HSA SUCCESS: Technology Credit Union Takes a Deliberate Path
SAN JOSE, Calif. -- Technology Credit Union is proof that slow and steady makes all the difference in the health savings account race.
"Initially we saw this as a source of new members and a deposit acquisition strategy," said Tech CU Vice President of Marketing Kathleen Litman. "The more we looked into it the more realized that it fit our philosophy because it was such a 'value add' for our members especially those who were self-employed or worked for small companies and this was a new type of account that had some buzz in the media it all came together."
HSAs are tax-free portable savings accounts that can be used to pay for medical expenses including prescription and over-the-counter drugs incurred by individuals, spouses or dependents. These accounts are accompanied by high-deductible, comprehensive insurance policies that cover preventive care and larger medical bills. Unused HSA money rolls over from year-to-year and can then be used to pay for medical care up to the plan's deductible.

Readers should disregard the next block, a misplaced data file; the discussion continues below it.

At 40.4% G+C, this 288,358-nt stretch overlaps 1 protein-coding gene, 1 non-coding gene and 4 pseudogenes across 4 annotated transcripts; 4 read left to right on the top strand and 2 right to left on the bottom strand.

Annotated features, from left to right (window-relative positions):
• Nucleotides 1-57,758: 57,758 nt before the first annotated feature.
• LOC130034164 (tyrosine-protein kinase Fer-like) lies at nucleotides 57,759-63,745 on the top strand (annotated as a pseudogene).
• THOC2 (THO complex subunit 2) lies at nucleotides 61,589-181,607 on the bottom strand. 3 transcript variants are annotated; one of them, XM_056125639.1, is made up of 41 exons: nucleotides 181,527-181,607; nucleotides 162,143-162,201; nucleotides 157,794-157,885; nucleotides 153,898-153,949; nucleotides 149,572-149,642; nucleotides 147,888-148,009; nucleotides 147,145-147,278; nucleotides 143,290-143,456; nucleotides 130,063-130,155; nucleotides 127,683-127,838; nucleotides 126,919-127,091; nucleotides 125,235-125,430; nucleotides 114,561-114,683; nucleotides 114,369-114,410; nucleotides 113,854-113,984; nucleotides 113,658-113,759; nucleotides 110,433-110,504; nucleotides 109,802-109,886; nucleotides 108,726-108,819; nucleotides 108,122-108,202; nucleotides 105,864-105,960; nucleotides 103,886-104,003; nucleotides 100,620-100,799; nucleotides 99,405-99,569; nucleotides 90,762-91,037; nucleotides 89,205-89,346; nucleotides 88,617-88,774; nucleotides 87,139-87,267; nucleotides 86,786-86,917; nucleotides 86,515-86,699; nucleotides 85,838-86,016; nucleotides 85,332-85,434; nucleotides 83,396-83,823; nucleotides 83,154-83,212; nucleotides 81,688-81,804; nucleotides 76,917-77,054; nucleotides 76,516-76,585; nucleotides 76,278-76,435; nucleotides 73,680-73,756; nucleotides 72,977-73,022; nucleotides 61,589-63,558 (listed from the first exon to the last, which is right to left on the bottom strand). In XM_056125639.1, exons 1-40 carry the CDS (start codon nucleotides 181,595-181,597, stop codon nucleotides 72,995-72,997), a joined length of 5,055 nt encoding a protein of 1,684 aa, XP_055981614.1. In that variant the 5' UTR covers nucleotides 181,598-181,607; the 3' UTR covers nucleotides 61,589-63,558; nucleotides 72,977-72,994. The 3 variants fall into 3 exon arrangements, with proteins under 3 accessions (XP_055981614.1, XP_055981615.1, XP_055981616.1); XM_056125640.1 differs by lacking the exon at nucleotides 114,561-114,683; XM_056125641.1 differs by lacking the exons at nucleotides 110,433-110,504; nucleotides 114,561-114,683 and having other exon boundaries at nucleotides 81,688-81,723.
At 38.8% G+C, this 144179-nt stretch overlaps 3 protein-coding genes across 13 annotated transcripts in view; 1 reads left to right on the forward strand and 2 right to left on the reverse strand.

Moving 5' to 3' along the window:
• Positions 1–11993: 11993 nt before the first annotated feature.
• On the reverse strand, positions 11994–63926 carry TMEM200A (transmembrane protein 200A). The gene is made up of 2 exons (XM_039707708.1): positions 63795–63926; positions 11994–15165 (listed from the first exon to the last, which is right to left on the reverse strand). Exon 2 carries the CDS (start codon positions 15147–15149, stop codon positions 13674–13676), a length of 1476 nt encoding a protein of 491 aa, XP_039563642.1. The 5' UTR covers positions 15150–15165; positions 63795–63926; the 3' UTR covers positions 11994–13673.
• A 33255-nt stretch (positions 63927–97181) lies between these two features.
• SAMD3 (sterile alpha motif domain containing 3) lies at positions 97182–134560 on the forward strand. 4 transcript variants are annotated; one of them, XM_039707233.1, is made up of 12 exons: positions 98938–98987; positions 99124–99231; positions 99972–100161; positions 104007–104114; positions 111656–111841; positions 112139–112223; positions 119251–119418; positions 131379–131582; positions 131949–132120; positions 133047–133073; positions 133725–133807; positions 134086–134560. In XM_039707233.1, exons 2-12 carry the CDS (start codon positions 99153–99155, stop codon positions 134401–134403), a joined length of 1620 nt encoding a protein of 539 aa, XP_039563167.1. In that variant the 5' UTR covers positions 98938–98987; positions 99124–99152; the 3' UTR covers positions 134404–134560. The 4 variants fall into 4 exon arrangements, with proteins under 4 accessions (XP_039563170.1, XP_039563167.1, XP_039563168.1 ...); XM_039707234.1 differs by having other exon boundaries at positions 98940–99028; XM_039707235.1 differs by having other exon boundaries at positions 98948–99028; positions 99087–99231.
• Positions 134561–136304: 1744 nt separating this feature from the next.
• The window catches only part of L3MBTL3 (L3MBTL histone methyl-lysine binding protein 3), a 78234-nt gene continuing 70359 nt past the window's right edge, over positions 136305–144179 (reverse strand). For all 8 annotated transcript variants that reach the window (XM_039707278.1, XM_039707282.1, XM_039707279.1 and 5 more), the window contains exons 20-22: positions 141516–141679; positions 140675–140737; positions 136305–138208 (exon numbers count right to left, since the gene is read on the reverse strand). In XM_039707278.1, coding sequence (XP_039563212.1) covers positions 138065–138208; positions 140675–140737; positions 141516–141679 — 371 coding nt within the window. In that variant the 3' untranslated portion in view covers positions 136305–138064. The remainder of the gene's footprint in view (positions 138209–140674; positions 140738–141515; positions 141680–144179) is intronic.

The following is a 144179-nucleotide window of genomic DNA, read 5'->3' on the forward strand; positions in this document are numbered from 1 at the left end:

Tech CU Assistant Vice President of Business Services Sarah Samuel said the credit union's foray into the HSA playing field was made easier with help from Patelco Credit Union, which had great success with its HSA program in early 2006.
"HSAs are so new that it is still hard to get your arms around it, but our research showed that there were small businesses out there that were going to a bank to open an account but would prefer to go to their local credit union," said Samuel. "It doesn't help that a lot of businesses don't think of credit unions when they think of HSAs. So with another credit union offering it and our launch in July of a whole suite of services for small businesses we thought offering HSA accounts would be a great 'value add' as we talk to the small business owner."